GARELOCHSIDE was the home of three World War Two prisoner of war camps, two at Shandon and one at Whistlefield, which remained for several years after the end of the war in 1945.
A fascinating article on life in one of the camps was published in the Helensburgh and Gareloch Times in April 1947.
It concerned the officers camp at Stuckenduff, which consisted of over 60 huts, mostly Nissen huts, between the old lochside road and the West Highland railway line, in the grounds of the now demolished Ardgare House.
The article read . . .
As regulations are relaxed, life in a prisoner of war camp becomes much more bearable for the inmates.
At Stuckenduff Camp near Shandon over 500 Germans live, to a considerable degree free from the restrictions one associates with a prison camp.
The Germans really run the camp. They have their own police force, cooks, bakers, interpreters, doctor and chaplain. They organise their own sport and spare-time activities.
Through the week they work on the Loch Sloy Hydro-Electric Scheme, some being conveyed by train to Inveruglas and others by bus to Butterbridge, beyond Rest and Be Thankful.
They are good, hard workers and are paid at the rate of one and half pence per hour. This pay can only be used in their canteens for such extras as cigarettes and notepaper.
Their food is similar in calorific value to that of the British Army ration, but it differs greatly in form, and as far as practicable their tastes are catered for.
The Commandant has, as one of his assistants, keeping the camp accounts, a German who was formerly an official of the Reichsbank in Berlin.
A camp newspaper called the ‘Randblick’ is edited and printed in the camp, and though it is subject to censorship, the prisoners are allowed great freedom in their writings on international as well as local affairs.
In their spare time they play football — their team has attained considerable skill and can give a good account of itself against much more experienced local clubs. They also play a game similar to netball.
Many are keen walkers and can be seen on the Garelochside road and strolling in the streets of Helensburgh.
As a race the Germans were pioneer hikers and in the pre-war years flocked to the many beautiful parts of their homeland. Hikers with their rucksacks were a familiar sight in the Black Forest and on the Harz Mountains, and indeed at all the beauty spots.
In the evenings they hold whist drives and concerts. They provide their own band and male voice choir which are very popular and contain some outstanding talent, a fact not surprising when one remembers the musical genius of their race.
On Sundays parties of prisoners attend church services and their fine singing has been much appreciated by the congregations.
The Commandant estimates that at least 80% of the prisoners now believe that the only satisfactory way to rebuild Germany is by a democratic form of Government.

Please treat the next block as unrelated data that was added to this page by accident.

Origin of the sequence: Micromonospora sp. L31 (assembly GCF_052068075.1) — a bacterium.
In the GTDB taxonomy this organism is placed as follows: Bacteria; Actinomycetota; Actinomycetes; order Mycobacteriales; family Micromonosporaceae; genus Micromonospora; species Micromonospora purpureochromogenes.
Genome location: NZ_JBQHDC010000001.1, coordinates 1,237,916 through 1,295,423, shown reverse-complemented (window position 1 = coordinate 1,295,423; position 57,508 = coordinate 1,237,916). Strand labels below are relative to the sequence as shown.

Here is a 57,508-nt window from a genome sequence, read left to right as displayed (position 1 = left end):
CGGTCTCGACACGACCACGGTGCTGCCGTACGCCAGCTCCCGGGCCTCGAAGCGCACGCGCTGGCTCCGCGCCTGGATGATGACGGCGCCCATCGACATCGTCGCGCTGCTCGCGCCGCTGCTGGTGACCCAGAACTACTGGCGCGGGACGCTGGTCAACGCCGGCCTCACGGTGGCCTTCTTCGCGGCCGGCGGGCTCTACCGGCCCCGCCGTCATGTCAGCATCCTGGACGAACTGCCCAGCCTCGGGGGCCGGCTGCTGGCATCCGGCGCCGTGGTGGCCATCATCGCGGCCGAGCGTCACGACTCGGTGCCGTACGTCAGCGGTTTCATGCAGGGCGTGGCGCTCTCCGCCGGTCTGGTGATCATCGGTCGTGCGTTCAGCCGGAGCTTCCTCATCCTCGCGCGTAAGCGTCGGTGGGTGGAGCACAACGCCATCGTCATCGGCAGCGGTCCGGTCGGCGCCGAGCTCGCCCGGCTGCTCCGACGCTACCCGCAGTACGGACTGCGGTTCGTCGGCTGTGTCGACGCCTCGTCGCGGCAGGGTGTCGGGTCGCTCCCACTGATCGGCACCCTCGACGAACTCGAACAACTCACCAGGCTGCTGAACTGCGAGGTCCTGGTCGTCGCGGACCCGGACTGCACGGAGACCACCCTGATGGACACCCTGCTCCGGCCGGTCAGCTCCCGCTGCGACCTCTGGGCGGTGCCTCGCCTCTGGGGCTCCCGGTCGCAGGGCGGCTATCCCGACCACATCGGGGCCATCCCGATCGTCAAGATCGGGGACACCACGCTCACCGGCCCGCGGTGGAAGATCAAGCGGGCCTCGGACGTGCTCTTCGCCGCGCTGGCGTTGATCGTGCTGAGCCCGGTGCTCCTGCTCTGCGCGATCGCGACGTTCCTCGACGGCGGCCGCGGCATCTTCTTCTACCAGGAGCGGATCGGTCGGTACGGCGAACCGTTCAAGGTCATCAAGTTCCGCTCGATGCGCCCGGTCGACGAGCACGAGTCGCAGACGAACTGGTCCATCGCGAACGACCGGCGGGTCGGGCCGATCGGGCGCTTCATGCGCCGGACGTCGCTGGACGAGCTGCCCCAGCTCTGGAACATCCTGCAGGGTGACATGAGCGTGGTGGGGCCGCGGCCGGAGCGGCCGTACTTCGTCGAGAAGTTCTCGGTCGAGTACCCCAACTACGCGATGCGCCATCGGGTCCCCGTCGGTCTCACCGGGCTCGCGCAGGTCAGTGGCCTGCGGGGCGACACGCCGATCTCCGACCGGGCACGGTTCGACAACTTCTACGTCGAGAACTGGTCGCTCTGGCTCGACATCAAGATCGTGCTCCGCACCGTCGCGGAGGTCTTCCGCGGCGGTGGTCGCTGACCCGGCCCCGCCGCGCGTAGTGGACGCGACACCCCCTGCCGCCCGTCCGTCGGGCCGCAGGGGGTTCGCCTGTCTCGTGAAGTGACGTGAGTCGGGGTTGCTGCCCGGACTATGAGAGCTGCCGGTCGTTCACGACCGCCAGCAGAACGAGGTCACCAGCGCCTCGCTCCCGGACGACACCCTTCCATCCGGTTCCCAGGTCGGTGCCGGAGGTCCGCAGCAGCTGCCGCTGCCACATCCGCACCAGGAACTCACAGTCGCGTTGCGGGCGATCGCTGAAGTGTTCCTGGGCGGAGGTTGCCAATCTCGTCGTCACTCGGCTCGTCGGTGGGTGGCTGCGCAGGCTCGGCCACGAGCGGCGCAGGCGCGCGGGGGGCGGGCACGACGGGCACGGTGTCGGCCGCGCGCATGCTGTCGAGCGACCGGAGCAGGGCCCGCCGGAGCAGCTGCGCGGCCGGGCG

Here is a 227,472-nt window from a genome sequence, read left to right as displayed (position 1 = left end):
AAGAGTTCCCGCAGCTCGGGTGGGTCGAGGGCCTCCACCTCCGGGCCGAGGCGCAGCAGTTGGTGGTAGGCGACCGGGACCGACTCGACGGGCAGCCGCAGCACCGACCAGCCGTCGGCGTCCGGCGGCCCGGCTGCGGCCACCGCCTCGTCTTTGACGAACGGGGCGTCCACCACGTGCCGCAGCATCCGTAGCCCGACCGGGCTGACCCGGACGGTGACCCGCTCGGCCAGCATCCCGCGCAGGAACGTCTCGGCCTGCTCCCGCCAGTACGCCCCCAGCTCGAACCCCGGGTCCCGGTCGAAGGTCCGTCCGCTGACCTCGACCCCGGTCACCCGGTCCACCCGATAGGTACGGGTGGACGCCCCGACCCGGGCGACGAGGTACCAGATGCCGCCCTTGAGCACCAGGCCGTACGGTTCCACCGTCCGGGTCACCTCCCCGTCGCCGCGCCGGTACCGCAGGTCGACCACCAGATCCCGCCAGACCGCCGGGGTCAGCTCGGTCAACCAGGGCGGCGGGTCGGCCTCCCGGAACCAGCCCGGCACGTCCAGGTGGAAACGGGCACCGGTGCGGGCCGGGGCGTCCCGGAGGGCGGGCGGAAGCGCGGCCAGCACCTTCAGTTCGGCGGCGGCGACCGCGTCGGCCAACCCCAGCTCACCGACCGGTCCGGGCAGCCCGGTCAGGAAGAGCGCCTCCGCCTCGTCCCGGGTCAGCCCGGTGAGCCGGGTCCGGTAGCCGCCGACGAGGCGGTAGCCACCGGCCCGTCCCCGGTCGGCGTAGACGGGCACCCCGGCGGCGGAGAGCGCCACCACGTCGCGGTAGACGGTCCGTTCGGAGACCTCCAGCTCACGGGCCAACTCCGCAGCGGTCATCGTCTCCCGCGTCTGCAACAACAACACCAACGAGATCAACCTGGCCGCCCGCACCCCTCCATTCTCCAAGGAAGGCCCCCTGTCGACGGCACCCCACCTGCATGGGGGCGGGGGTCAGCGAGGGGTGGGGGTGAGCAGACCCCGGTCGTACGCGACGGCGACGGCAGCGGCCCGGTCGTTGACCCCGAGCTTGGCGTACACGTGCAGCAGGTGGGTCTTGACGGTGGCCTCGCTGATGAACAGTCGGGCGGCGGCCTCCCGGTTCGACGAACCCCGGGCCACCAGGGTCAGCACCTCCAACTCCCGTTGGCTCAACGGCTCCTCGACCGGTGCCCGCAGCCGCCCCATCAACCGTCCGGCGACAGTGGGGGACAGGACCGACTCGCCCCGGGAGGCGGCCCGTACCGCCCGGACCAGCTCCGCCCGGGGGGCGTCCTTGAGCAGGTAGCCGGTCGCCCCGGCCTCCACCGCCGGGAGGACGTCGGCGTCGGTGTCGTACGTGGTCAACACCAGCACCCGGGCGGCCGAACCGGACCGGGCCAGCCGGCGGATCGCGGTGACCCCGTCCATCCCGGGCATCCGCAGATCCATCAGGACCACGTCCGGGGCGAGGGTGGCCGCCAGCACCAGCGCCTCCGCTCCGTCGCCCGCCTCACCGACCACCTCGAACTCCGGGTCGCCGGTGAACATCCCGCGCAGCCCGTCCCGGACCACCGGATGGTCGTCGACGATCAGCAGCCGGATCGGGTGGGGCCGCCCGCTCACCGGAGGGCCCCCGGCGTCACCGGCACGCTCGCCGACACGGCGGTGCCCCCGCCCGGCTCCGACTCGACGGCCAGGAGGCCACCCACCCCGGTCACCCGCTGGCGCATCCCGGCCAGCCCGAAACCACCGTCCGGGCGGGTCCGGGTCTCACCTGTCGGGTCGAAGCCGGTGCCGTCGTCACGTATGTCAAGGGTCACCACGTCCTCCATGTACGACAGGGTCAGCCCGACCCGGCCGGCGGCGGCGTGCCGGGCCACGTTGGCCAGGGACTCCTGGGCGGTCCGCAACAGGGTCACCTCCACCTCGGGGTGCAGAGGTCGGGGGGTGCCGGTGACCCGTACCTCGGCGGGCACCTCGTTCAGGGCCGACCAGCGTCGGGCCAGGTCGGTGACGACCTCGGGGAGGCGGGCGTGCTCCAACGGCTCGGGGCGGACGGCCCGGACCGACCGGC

They are keen to learn English and to study our way of life. Of Hitler, they don’t want to speak. They seem to want to forget him completely and banish the thought of him into oblivion.
Almost 200 prisoners are invited to local houses every weekend and they are most appreciative of the kindness shown them. This hospitality shows the prisoners the way back to normal life, after, in some cases, being years behind barbed wire.
The opinion prevails that after having contact with our people the Germans overcome the prejudices they were burdened with and learn that we only want a long and lasting peace and understanding among nations.
Always clever with their hands, many of the prisoners are expert toy and model makers, and using only odd pieces of wood and metal found on the foreshore, they have produced many amazingly ingenious articles.
They are not allowed to sell or exchange these with outsiders but can give them away on obtaining permission from the Commandant.
On occasion, however, their desire to obtain extra cigarettes overcomes them and they endeavour to smuggle their handiwork out of the camp.
Though no rigorous guard is kept, if a prisoner is seen leaving camp with a sizeable article he is stopped and his work confiscated.
The other day when the Commandant was walking in his garden, which is adjacent to the camp, he noticed something covered with sacking hidden among the bushes.
On investigation he found a beautifully made child’s wheelbarrow which had obvious been hidden there after dark and would be collected later and delivered to its unlawful destination.
It was confiscated, and in the next issue of ‘Randblick’ a notice appeared asking prisoners not to compromise the Commandant in their unlawful activities.
■ Non-commissioned prisoners were not too far away at the smaller Camp no.582 at Blairvadach, although after the war it housed Italian POWs, which had some 40 Nissen huts. It was roughly where the outdoor centre now stands.
There was another camp at Whistlefield where the viewpoint now is. Many German POWs stayed on after being released, and some of them made their home locally.
- The pictures were supplied by Mrs Karin Grant, daughter of Ulrich Behrendt, who was a prisoner at Blairvadach Camp.